Michel S Zumpf’s film ‘Pan To Mime’ is in competition as part of the FIDMarseille 2024 festival. The cast includes François Morel, Jean-François Balmer, France Cartigny, Audrey Bonnet, Maxence Tual, Tugba Sunguroglu, Charlotte Rançon, Sandrine Dumas, Estela Basso, Andrea Susac, Suzanne Caye, Paul-Alexandre Dubois, Laura Müller. And the soundtrack includes contributions by Angèle David-Guillou, Agathe Max, Ela Orleans, Stephanos Thomopoulos, Patrick Higgins, Takumi Akaishi, Hélène Breschand, Susan Alcorn, Loup Uberto, Laura Müller, Matteo Cesari… and also my very own music.

Here’s a superb introduction by Cyril Neyrat:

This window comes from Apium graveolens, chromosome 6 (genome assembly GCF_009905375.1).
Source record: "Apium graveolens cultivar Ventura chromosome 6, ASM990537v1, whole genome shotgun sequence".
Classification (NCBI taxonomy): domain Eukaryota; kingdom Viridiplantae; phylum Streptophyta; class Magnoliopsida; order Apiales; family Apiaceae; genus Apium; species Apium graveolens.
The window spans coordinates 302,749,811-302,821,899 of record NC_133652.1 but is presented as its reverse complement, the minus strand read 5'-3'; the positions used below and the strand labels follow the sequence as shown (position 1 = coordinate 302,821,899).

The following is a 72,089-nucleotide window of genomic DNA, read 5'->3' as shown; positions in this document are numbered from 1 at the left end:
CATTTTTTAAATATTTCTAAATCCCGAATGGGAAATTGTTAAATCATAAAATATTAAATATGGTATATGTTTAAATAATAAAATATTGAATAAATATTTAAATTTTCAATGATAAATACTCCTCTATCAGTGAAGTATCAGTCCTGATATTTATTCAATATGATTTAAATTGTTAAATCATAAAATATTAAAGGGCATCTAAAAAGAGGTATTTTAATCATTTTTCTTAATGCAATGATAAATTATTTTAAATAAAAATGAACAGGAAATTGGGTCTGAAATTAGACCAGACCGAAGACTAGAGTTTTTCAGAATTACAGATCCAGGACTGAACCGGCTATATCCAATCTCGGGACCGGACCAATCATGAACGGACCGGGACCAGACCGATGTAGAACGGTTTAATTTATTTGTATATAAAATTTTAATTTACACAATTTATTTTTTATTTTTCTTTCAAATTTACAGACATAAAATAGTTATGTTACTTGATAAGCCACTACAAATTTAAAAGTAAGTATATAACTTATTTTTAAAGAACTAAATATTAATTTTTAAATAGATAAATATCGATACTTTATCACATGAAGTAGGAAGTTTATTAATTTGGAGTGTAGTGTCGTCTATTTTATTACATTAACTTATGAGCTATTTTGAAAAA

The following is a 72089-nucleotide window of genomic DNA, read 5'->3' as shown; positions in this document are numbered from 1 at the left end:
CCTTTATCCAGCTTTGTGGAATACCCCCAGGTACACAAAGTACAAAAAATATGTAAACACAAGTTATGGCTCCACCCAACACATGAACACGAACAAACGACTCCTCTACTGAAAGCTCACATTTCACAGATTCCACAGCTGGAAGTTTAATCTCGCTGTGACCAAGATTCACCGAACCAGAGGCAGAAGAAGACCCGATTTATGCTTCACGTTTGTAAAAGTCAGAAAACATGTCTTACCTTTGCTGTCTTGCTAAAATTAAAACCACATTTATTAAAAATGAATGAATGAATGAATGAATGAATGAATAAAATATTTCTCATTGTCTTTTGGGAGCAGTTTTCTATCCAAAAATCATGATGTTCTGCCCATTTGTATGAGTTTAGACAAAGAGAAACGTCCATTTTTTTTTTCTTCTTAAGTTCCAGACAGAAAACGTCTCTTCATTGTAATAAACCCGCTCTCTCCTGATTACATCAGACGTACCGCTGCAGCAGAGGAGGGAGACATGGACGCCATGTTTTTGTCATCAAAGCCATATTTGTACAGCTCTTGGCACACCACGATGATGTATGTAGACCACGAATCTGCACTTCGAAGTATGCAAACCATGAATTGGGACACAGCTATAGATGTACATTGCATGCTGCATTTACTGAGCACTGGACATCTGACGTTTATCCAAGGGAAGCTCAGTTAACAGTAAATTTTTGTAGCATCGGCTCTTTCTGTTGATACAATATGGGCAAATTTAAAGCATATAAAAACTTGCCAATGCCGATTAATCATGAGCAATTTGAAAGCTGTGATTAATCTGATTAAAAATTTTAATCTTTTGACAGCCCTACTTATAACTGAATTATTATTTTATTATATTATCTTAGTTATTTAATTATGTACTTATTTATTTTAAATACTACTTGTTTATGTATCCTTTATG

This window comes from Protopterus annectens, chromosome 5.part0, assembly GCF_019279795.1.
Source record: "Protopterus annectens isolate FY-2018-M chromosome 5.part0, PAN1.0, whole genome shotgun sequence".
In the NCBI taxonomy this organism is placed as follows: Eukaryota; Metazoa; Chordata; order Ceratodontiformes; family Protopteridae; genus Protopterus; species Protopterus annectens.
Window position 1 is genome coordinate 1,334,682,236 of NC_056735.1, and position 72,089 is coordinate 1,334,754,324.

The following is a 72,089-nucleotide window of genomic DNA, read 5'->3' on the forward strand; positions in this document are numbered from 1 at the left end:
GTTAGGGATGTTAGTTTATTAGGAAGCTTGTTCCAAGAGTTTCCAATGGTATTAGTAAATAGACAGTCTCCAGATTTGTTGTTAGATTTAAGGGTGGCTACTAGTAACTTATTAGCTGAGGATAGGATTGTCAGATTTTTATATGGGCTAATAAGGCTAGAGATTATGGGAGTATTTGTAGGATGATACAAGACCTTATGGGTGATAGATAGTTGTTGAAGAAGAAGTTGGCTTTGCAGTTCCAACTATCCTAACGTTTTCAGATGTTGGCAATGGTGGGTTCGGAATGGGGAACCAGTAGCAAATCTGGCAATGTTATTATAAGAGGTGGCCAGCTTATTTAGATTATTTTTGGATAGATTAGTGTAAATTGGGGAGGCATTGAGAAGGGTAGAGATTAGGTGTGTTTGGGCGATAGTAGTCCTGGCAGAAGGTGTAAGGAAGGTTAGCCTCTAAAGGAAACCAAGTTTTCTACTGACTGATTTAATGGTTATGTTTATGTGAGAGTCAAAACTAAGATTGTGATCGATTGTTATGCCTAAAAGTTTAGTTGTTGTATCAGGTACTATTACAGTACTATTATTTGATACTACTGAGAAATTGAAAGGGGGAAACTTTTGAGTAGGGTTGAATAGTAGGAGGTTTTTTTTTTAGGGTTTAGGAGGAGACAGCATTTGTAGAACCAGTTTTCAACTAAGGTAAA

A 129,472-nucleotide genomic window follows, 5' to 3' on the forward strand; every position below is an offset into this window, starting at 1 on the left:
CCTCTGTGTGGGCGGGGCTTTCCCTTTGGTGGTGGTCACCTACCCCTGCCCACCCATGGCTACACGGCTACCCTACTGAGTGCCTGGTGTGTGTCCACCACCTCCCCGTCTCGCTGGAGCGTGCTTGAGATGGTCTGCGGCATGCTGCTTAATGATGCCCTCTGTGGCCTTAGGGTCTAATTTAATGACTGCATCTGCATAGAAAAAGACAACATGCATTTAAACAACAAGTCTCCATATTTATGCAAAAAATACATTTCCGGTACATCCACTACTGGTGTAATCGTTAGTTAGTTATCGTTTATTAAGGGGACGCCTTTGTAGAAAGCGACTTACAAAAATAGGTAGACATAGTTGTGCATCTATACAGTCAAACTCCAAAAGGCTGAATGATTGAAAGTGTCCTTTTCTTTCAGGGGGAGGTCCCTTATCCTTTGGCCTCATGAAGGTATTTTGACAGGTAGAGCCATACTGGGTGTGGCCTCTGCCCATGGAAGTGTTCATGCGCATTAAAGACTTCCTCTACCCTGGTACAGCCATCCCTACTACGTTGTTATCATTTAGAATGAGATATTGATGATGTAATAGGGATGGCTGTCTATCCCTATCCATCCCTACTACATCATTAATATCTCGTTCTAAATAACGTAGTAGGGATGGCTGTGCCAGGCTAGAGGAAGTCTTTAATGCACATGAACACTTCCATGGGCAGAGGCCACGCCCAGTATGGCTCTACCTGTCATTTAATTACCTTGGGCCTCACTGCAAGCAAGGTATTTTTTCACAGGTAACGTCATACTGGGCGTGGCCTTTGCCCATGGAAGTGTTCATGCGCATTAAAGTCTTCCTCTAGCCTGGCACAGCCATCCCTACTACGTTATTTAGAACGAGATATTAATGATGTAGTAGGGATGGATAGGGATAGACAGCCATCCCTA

“Pantomime: A show in which the artist uses only gestures, funny faces and attitudes to communicate.” Admittedly, Pierrot, the patron saint of mimes, is the main character in Michel Zumpf’s latest film. But if the filmmaker goes to the trouble of breaking down the word to form the title, it is to broaden its scope. PAN TO MIME. So it’s up to us. We can pronounce it in the English way, because the film travels back and forth across the Channel, between the rooftops of Paris and the banks of the Thames, between the music of both languages, and with beloved writers Verlaine and Laforgue, Chesterton and Dickinson. But eventually, we must return to ancient Greek, to the etymology of the word: imitation of everything. This has been the filmmaker’s plan since Le Géographe Manuel (1996), and here he takes it to a new level of sophistication, grace and musicality: to make poetry out of everything. Michel Zumpf’s work is fueled by an extraordinary curiosity, an unquenchable thirst for finding beauty and remarkable features, everywhere, in everything. A curiosity intensified by a collector’s passion. PAN TO MIME is the reordered disorder – through the genius of editing – of a series of collections: of places, books, words, objects, musical instruments, languages (English and French, but also Russian, Italian, Japanese, etc.). Not to mention the real meat of the film, the collection of a whole community of living beings: animals, men and women of all ages, renowned actors and musicians, donkey or pig farmers, whose lovingly-filmed bodies and faces impress the 35mm film with their singular vitality. Words and things of the past, ruins of the Pathé factories or the Saint Pol Roux manor; landscapes and faces of today. They are all tuned in the same time, the time of the film, its music and rhythm, abolishing all others. If silent film resurrected the forgotten art of pantomime, then Zumpf’s talking film unearths and fulfills another promise from the 19th century – that of Baudelaire, of poetic modernity as synesthetic experiences and elevation: to grant eternity to all that passes, and to wrest the century from the century itself.”